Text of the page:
You can see that we squeezed a lot into our first 24 hours! Being on tour is not for the faint hearted, but the experiences will stay in the memory for years to come. We look forward to more Romanian adventures to come… watch this space!
Going on tour is one of the highlights of singing in Birmingham Festival Choral Society! In the past 30 years we have been to many places, the tours to Eastern European countries being particularly interesting and well received. We are really looking forward to keeping up this tradition when we visit Romania between 27th May and 2 June.
The choir and family supporters will stay 3 nights in the capital, Bucharest, followed by 3 nights in Brasov, Transylvania. Our plans include a flash mob in a bookshop, an informal sing in “Dracula’s Castle” (Bran Castle) and four main concerts.
Our programme will include well known choral classics, a selection of music by English composers, and some arrangements of folk songs from the British Isles. Kevin Gill will provide organ and piano accompaniment , and David Wynne will be the Music director. It is a special treat to have David’s wife, Alexandra, as our soprano soloist, and family support will be provided by their baby Sidney and his grandparents!
One of the more interesting aspects of touring abroad is meeting local people. In Bucharest we look forward to sharing a concert with the Youth Choir Cor cu Dor, and in Brasov we will visit the charity Asociata Nevazatorilov for the blind and visually impaired, to give them the money that was donated by Birmingham singers and supporters at our last concert. We look forward to learning more about the valuable work they do.
Finally, no tour would be complete without the informal concert party, at which singers show a full range of musical and comedy talents! Much fun is had on tour, and friendships made. We’re not known as the Big Friendly Choral Society for nothing!
One of the highlights of our tour was the enthusiastic response of the French audiences, and the fact that people travelled to different cities in Yonne to hear us again, bringing friends and family with them.
One member of the audience at St Julien du Sault uploaded this recording of our encore:
There had been several opportunities to spend time in Auxerre over the five days, and BFCS singers had enjoyed exploring the town and eating and drinking there.
The final concert was held in the church of St Pierre which, the video tells us, has a better acoustic then the Cathedral. We were driven, wearing our choir uniform, to the coach park by the River Yonne, and then walked across the bridge to the church in the town. Some of us were asked if we were a hen party, as we were all dressed the same!! When we explained that we were a choir, our questioners said straight away “Oh yes – from Birmingham. We’ve seen about you in the paper!”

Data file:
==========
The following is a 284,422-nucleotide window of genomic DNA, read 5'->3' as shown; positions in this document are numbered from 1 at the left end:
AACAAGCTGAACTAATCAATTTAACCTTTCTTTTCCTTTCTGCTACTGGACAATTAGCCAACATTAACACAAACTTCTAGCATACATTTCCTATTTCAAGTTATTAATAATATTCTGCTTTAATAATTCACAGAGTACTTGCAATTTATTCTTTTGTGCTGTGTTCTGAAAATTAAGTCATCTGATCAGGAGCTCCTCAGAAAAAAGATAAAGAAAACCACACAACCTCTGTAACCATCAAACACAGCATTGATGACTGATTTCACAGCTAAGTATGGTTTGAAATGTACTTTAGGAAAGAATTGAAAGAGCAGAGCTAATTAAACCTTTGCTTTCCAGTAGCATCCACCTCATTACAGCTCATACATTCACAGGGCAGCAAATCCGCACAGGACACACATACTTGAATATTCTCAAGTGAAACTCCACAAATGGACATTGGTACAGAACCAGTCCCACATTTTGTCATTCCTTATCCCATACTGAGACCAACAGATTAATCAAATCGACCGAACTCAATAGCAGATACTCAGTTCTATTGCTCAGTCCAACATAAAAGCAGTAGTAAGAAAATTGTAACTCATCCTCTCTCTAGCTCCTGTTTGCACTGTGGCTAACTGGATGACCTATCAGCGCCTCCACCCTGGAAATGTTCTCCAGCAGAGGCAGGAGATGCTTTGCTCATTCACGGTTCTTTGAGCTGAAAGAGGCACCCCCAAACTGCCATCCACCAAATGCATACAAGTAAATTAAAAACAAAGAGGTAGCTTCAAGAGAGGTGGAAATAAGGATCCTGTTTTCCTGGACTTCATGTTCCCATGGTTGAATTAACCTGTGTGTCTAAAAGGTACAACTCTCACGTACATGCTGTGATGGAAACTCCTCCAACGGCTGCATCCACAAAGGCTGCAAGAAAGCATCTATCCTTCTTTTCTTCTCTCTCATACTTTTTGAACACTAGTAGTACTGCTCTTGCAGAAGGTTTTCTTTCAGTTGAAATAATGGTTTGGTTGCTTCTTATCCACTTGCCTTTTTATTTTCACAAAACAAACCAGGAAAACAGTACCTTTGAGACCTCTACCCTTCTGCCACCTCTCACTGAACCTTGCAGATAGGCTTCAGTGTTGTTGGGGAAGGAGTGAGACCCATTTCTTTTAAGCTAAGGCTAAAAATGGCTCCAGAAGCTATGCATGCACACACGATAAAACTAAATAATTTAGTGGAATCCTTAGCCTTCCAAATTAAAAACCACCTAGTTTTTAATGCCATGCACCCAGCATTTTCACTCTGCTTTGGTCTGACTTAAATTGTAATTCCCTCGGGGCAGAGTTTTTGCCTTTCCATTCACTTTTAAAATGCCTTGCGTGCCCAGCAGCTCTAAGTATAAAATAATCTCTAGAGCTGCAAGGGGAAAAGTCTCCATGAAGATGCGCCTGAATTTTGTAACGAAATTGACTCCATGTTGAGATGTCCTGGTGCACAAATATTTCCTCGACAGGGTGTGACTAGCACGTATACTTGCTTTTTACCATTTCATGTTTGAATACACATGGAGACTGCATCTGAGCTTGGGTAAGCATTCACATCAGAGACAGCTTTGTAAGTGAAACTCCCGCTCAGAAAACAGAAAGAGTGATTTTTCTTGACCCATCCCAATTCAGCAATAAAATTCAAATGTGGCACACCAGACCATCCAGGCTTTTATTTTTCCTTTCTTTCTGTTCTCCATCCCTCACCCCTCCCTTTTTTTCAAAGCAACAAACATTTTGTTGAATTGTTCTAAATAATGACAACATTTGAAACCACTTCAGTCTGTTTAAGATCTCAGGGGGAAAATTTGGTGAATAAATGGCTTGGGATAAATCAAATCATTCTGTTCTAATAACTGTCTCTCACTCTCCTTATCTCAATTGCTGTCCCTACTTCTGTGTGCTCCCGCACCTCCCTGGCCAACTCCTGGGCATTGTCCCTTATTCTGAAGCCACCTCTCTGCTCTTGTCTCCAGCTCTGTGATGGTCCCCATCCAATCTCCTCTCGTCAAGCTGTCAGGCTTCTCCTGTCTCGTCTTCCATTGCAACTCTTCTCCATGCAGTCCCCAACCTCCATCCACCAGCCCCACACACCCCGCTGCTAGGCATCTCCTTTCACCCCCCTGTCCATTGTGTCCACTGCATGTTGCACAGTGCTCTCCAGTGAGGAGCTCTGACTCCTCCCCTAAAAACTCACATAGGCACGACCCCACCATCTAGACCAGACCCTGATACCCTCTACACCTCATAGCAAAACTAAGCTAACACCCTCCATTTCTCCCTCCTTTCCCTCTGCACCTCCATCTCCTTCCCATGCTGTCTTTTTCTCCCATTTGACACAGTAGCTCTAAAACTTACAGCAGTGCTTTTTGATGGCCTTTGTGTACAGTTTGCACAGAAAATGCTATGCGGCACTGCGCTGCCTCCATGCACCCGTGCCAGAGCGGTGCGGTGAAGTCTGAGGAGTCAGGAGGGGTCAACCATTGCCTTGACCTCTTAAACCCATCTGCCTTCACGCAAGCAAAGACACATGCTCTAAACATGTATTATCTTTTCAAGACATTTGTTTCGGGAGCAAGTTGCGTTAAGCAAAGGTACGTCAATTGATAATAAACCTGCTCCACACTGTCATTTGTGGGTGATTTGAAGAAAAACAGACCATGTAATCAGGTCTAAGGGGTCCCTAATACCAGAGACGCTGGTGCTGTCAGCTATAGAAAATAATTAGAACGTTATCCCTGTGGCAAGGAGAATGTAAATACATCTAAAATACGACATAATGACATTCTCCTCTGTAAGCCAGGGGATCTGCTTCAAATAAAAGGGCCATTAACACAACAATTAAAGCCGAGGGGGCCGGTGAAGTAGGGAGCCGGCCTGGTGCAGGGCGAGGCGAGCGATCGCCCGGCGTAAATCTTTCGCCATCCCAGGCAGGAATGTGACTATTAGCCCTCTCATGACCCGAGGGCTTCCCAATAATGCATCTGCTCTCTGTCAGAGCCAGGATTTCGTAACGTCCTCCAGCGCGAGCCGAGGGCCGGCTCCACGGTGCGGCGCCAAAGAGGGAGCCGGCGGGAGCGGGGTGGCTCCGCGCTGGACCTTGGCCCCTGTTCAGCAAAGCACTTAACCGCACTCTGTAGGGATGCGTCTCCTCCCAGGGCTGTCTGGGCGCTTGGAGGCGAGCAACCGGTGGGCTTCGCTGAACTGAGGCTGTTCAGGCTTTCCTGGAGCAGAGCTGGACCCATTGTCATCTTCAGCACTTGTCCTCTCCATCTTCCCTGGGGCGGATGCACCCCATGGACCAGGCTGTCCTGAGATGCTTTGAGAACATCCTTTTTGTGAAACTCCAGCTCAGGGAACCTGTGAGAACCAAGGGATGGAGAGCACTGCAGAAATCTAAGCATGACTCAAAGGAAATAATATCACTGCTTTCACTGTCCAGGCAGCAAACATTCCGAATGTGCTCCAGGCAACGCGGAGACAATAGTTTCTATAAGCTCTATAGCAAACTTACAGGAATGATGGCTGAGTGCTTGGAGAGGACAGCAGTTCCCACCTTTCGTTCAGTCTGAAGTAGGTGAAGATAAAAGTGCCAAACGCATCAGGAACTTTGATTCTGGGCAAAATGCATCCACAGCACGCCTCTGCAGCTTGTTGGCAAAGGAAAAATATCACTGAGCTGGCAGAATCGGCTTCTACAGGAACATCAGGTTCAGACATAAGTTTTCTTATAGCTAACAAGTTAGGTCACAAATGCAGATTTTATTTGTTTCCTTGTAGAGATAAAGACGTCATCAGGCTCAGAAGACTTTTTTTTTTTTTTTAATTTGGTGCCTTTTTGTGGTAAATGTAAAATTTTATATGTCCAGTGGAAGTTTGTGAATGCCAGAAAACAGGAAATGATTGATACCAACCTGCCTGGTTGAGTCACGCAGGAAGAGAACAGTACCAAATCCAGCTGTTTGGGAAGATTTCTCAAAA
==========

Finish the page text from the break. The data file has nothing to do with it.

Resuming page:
We were feeling very hot and tired at the rehearsal, and tuning began to suffer. Would this last concert be an anticlimax after the three wonderful concerts that had gone before?
We should have known better! Once again, the church miraculously filled up with 300+ people, the adrenaline kicked in, and we rose to the occasion. The tenors and basses at the back said that it was one of the best concerts of all, as all of the parts could be heard clearly, not blurred into a mush by a large resonance, as at Vezelay. One of the joys of touring is that you get to know the works very well, and we were confidently singing much of it from memory. We had all grown to love the ‘Cum Jubilo’ Mass (Dattas) in particular (the Rutter ‘Home is a special kind of feeling’ not so much!). Mozart’s Ave Verum Corpus, ‘God be in my Head'(Walford Davies) and Notre Pere (Kedroff) were all very moving to sing. We each had our favourites from the thirteen works in the programme.
Sarah Anne endeared herself to the audience by speaking to them in French, then kicking off her shoes and standing on a chair to sing her solos!
Once again, the audience started slow hand clapping for an encore and they were rewarded with the Hallelujah chorus! Roger Millot appeared again with single roses for the sopranos and altos who hadn’t received one in Vezelay. As the singing ended, Patrick mouthed “finished”. Not only was it the last performance of the tour, but it was the last one that Patrick would conduct as our Music Director.
We made our way back across the bridge, with its beautiful view of the Cathedral at dusk. There followed a meal at the hotel, and BFCS concert party from midnight to 1.30am! Despite this, everyone was up in time for the coaches to set off for Birmingham at 9am the next morning – there was plenty of time for sleeping on the 14 hour journey.
BFCS tours are a marvellous way of bringing everyone together to share wonderful singing in inspiring venues in beautiful parts of the world. The friendships made on tour all help to strengthen our choir throughout the year. The fact that about 90% of the whole choir had come on the tour, with ages ranging from 15 to 83 , shows how much they are enjoyed by everyone, and we would like to thank all of the tour organisers for making it all possible.
Christine Wright (2nd soprano)
The friendly Birmingham choir singing the world's best choral music.